Posts Tagged ‘independent bookstore’

How Independent Stores Can Succeed in the Age of the E-book

October 16, 2010

(Note: The following was an opinion piece  I wrote that appeared in the October 11 issue of Publishers Weekly.)

With all the news about book publishers’ and chains’ struggles to adjust to the digital juggernaut, I’m wondering, possibly counterintuitively, whether this may be a real opportunity for independent booksellers.

For the past 20 years, the book chains have had a marketing strategy that emphasized huge stores with a vast selection of titles and discount pricing. The stores were primarily in high traffic stand-alone locations or in regional and big-box malls that would draw on a large body of shoppers needed to support the overhead.

By the year 2000, the chain superstores’ title selection had been trumped by Internet booksellers. It was also a particularly bad time for independent stores. They did not fare well in a world dominated by media-driven blockbusters, by mass merchants skilled at selling these kinds of books, and by well-financed Internet retailers who offered formidable competition in price, selection, and service. The indies that now seem to be the most robust are the smaller stores that are situated in neighborhood centers serving discrete audiences. What they offer, and what has always been the singular virtue of independent stores, is the uniqueness of the bookseller’s sensibility and taste, the devotion to a very personal kind of customer service, and the vision of the bookstore as a community center.

In the age of the mass merchant and the big-box retailer, these values were often eclipsed. But with the rise in popularity of e-books and the struggles of the huge superstores to adjust to this new model, the smaller independents will reap benefits by serving those customers who will always exist to buy traditional books. And let us not forget that ineffable, even sensual,  experience of browsing that will forever be lost in the marketplace of e-books. As e-books become the dominant platform, which now seems all but inevitable, those virtues will become all the more apparent and valued by comparison.

But there is possibly even more good news for independents. Let us also hope that the economic paradigm that seems to be emerging is one where the big Internet companies are not able to compete by ruinous price competition, a strategy that has always served them well, and a game that independents can never win. When the retail price is determined by the publisher, as it is in the new “agency” models, for the first time the independents can compete in price on a level playing field and, at the same time, offer comparable selection and superior service.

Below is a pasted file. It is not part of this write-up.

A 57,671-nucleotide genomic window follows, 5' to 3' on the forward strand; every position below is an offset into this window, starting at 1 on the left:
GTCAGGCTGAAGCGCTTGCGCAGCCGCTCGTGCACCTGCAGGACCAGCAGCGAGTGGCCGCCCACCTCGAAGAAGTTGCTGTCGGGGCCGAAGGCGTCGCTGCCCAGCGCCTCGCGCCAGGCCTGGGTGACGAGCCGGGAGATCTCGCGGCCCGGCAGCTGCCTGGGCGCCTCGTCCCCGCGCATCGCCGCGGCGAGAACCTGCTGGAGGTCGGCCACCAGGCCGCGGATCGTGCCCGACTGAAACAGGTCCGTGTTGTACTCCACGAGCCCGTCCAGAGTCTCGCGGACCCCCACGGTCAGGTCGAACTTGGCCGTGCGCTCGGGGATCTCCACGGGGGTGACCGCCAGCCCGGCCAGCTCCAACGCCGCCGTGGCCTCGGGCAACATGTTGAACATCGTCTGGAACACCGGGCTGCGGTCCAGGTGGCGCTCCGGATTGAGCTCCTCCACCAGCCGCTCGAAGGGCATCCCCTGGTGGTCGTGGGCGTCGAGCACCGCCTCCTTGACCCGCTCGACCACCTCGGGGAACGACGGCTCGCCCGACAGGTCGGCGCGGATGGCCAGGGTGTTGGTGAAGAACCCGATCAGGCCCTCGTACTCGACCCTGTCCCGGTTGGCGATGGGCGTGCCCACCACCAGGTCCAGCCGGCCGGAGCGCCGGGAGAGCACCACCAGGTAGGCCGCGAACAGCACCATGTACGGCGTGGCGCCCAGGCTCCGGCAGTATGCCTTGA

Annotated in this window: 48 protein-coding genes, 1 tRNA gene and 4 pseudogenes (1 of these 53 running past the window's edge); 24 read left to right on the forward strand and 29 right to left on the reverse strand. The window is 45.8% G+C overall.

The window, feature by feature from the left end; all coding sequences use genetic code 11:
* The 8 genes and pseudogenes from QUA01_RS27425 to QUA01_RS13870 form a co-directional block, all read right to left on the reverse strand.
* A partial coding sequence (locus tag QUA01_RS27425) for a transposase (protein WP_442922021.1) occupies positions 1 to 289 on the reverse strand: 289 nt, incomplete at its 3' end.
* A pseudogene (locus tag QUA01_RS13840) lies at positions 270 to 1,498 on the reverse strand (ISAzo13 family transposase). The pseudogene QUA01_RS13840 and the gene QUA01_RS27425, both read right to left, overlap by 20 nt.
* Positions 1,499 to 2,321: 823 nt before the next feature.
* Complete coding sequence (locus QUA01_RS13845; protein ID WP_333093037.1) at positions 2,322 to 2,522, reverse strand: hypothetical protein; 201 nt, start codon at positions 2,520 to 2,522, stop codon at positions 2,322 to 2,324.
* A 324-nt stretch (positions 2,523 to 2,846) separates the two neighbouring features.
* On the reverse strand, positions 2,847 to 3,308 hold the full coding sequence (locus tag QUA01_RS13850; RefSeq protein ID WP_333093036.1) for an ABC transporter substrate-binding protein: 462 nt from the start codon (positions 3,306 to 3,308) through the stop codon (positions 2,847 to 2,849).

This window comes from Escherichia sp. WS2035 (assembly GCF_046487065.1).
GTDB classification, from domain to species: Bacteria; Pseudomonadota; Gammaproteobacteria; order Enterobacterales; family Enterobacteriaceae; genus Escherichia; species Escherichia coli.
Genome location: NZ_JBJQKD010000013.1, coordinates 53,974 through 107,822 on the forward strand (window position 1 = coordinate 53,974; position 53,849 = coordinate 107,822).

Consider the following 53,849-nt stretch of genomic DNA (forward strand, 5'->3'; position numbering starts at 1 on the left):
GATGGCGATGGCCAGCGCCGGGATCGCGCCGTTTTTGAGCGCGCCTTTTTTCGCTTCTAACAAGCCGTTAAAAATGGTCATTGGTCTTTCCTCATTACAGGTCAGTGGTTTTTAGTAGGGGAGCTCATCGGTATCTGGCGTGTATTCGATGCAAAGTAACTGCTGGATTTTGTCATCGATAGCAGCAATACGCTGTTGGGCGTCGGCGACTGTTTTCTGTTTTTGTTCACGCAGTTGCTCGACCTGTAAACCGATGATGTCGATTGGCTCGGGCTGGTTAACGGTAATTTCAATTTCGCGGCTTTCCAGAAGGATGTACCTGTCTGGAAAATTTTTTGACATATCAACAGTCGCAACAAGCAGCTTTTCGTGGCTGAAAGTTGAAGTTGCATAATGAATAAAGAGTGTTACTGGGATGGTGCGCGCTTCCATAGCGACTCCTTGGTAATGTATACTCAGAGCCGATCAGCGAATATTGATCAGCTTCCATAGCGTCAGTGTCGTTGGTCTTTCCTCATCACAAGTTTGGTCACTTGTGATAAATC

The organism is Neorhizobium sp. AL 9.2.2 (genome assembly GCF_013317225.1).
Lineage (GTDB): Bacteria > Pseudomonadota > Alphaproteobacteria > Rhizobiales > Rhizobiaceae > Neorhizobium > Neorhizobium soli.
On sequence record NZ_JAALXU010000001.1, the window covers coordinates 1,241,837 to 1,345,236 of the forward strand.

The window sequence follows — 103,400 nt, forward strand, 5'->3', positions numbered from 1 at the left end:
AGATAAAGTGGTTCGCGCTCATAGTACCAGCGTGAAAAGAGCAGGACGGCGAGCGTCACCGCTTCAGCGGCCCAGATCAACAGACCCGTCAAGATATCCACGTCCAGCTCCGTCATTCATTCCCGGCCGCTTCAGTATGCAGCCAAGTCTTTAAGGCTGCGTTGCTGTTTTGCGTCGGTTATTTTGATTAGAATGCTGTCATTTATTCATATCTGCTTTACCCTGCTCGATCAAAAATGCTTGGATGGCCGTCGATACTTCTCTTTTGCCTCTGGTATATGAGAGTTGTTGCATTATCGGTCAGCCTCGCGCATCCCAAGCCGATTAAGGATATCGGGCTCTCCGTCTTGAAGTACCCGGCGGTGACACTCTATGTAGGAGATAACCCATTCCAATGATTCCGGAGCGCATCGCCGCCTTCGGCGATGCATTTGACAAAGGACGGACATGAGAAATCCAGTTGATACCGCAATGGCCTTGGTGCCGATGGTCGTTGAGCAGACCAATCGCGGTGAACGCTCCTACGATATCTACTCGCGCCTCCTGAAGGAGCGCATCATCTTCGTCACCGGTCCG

Colin Robinson, publisher of OR Books, wrote a brilliant article in the July 14 issue of the Nation. He pointed out that the huge proliferation of choice engendered by Internet bookselling and by the growth of POD self-publishing has had the paradoxical effect of reducing the ability of the book buyer to make his or her own informed evaluations and choices. This is made manifest in book publishing by the tragic decline of the midlist, which has been caught between the Scylla of the commercial blockbuster and the Charybdis of the undifferentiated mediocrity of self-publishing. (Begging your pardon. There are also lost masterpieces in the self-publishing world. But they tend to be just that – lost.)

And in this environment as well, the independent is in the strongest position to profit from this development by being uniquely positioned to offer informed guidance to the book buyer.

People in the book business have always had and still have a sentimental attachment to the independent bookseller as the “heart and soul” of the business. But with the coming of the e-book revolution, it just might be possible that the indies will again become an economic force to be reckoned with, and the idea that bookselling is a vocation, not just a business, will gain a new life and a new stature, and will again be a virtue to be valued in the marketplace as well as in our hearts.



Thinking About Cody’s

September 27, 2009

I suppose it is time to say something about Cody’s. I haven’t said very much about it, except to my wife, Leslie. And it seems to make her uneasy when I do.

Cody’s closed its doors on June 20, 2008. I wasn’t there that day. I hadn’t been working there since December of the previous year. I had sold Cody’s to Hiroshi Kagawa of Tokyo in 2006. Hiroshi was head of  Yohan, Inc. It was the largest distributor of English language books in Japan. We wouldn’t have been able to stay open otherwise. We had run out of money. Anyway, I liked Hiroshi. And he made a pretty good stab at  putting Cody’s back on its feet again.